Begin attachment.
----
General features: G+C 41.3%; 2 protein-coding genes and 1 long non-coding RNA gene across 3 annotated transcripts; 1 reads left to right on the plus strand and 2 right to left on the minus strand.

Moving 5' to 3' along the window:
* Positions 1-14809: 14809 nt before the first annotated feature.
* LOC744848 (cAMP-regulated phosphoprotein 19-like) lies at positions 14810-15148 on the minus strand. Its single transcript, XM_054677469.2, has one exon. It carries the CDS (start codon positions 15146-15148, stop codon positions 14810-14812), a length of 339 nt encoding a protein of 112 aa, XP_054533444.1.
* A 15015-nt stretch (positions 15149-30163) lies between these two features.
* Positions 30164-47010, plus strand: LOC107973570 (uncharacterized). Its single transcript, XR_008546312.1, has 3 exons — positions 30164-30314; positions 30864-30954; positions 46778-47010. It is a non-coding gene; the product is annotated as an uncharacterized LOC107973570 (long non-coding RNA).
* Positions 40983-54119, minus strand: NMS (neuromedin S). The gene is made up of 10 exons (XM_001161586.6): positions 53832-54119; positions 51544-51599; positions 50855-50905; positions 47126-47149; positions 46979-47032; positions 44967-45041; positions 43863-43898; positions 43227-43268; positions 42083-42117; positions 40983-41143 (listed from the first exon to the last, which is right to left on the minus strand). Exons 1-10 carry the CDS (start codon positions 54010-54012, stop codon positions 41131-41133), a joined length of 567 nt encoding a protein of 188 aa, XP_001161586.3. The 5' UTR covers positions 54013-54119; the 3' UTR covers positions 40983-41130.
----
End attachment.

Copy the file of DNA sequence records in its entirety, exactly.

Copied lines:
General features: G+C 41.3%; 2 protein-coding genes and 1 long non-coding RNA gene across 3 annotated transcripts; 1 reads left to right on the plus strand and 2 right to left on the minus strand.

Moving 5' to 3' along the window:
* Positions 1-14809: 14809 nt before the first annotated feature.
* LOC744848 (cAMP-regulated phosphoprotein 19-like) lies at positions 14810-15148 on the minus strand. Its single transcript, XM_054677469.2, has one exon. It carries the CDS (start codon positions 15146-15148, stop codon positions 14810-14812), a length of 339 nt encoding a protein of 112 aa, XP_054533444.1.
* A 15015-nt stretch (positions 15149-30163) lies between these two features.
* Positions 30164-47010, plus strand: LOC107973570 (uncharacterized). Its single transcript, XR_008546312.1, has 3 exons — positions 30164-30314; positions 30864-30954; positions 46778-47010. It is a non-coding gene; the product is annotated as an uncharacterized LOC107973570 (long non-coding RNA).
* Positions 40983-54119, minus strand: NMS (neuromedin S). The gene is made up of 10 exons (XM_001161586.6): positions 53832-54119; positions 51544-51599; positions 50855-50905; positions 47126-47149; positions 46979-47032; positions 44967-45041; positions 43863-43898; positions 43227-43268; positions 42083-42117; positions 40983-41143 (listed from the first exon to the last, which is right to left on the minus strand). Exons 1-10 carry the CDS (start codon positions 54010-54012, stop codon positions 41131-41133), a joined length of 567 nt encoding a protein of 188 aa, XP_001161586.3. The 5' UTR covers positions 54013-54119; the 3' UTR covers positions 40983-41130.